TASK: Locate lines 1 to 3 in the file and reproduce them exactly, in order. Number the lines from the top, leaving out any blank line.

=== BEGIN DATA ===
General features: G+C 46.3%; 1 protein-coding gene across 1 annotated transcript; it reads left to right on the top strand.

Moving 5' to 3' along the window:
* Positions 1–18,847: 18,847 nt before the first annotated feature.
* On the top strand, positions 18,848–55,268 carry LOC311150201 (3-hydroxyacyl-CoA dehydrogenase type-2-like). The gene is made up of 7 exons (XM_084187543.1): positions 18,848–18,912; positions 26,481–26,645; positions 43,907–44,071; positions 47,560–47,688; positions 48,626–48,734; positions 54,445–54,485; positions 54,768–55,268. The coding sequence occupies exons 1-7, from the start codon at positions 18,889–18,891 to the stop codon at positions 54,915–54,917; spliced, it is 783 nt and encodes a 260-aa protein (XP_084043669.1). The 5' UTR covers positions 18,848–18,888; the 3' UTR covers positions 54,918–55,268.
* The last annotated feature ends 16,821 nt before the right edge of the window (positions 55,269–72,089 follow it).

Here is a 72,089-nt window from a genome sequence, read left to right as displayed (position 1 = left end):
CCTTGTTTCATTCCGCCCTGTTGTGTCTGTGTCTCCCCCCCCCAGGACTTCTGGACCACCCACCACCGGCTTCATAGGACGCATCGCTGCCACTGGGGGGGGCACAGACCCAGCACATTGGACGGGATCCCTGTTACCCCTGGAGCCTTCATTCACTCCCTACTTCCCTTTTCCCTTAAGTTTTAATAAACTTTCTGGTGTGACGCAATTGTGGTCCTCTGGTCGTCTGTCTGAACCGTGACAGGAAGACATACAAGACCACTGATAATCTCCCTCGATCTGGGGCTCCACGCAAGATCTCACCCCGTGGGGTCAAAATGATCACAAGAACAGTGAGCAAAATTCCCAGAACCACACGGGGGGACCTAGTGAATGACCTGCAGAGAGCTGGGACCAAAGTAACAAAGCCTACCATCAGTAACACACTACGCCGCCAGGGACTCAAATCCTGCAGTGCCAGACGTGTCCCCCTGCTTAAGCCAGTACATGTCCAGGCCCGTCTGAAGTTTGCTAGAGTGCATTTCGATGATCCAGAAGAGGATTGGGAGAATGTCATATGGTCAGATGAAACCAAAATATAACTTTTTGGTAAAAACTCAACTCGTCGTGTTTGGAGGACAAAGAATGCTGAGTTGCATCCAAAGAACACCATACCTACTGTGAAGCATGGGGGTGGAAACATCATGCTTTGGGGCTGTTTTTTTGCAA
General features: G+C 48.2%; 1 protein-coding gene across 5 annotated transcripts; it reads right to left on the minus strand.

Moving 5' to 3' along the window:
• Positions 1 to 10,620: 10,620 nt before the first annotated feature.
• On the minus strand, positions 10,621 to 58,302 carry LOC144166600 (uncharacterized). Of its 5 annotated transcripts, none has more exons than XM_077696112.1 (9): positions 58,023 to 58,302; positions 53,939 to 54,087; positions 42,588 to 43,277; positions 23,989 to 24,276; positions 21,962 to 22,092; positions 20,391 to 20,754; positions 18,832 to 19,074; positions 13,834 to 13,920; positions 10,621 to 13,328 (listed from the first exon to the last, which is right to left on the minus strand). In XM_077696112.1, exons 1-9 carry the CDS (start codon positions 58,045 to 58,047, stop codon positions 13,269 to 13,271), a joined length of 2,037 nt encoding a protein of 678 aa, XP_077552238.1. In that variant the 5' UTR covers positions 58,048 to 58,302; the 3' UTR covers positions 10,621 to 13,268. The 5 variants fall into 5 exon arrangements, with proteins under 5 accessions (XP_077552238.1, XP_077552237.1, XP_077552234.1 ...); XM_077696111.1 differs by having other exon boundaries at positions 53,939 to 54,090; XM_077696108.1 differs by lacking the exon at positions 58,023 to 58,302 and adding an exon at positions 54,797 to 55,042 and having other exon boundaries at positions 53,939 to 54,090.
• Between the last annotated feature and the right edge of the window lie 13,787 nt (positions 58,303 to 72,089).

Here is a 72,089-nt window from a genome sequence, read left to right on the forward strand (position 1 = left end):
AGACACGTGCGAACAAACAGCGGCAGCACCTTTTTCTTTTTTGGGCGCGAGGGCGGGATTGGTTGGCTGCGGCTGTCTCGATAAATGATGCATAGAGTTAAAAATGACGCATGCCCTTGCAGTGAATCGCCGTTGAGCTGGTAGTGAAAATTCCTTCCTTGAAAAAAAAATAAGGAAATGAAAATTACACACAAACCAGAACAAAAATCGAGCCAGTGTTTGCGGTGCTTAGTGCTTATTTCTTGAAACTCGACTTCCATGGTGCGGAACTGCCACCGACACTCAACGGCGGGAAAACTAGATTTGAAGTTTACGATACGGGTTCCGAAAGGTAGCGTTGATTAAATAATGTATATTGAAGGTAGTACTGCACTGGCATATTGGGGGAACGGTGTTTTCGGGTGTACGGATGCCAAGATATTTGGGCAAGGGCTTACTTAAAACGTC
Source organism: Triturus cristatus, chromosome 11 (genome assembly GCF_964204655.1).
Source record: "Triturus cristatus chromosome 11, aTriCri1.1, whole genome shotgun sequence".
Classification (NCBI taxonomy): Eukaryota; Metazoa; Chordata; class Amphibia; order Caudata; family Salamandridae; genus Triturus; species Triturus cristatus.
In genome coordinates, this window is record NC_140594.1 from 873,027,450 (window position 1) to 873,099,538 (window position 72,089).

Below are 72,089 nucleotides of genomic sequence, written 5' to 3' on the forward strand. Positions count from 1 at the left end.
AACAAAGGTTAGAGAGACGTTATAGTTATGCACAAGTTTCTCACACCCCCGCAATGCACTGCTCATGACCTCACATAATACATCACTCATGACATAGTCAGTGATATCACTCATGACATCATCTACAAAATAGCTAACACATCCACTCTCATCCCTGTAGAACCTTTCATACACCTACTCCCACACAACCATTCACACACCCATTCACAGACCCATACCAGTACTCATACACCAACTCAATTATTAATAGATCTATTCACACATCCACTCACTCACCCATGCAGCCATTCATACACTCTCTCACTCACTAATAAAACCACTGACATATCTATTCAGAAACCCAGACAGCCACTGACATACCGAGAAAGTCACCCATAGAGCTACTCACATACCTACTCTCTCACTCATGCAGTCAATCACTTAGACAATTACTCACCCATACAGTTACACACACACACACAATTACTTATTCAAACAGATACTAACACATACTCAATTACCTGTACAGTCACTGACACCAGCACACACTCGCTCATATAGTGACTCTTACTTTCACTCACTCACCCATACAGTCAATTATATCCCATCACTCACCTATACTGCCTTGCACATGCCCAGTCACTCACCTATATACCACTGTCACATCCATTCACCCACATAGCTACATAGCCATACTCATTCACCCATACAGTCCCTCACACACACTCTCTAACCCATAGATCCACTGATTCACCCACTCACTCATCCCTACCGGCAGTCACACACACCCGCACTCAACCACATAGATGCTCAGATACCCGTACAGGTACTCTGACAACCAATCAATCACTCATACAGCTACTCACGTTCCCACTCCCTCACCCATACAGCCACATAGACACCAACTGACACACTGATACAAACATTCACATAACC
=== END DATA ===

General features: G+C 46.3%; 1 protein-coding gene across 1 annotated transcript; it reads left to right on the top strand.

Moving 5' to 3' along the window:
* Positions 1–18,847: 18,847 nt before the first annotated feature.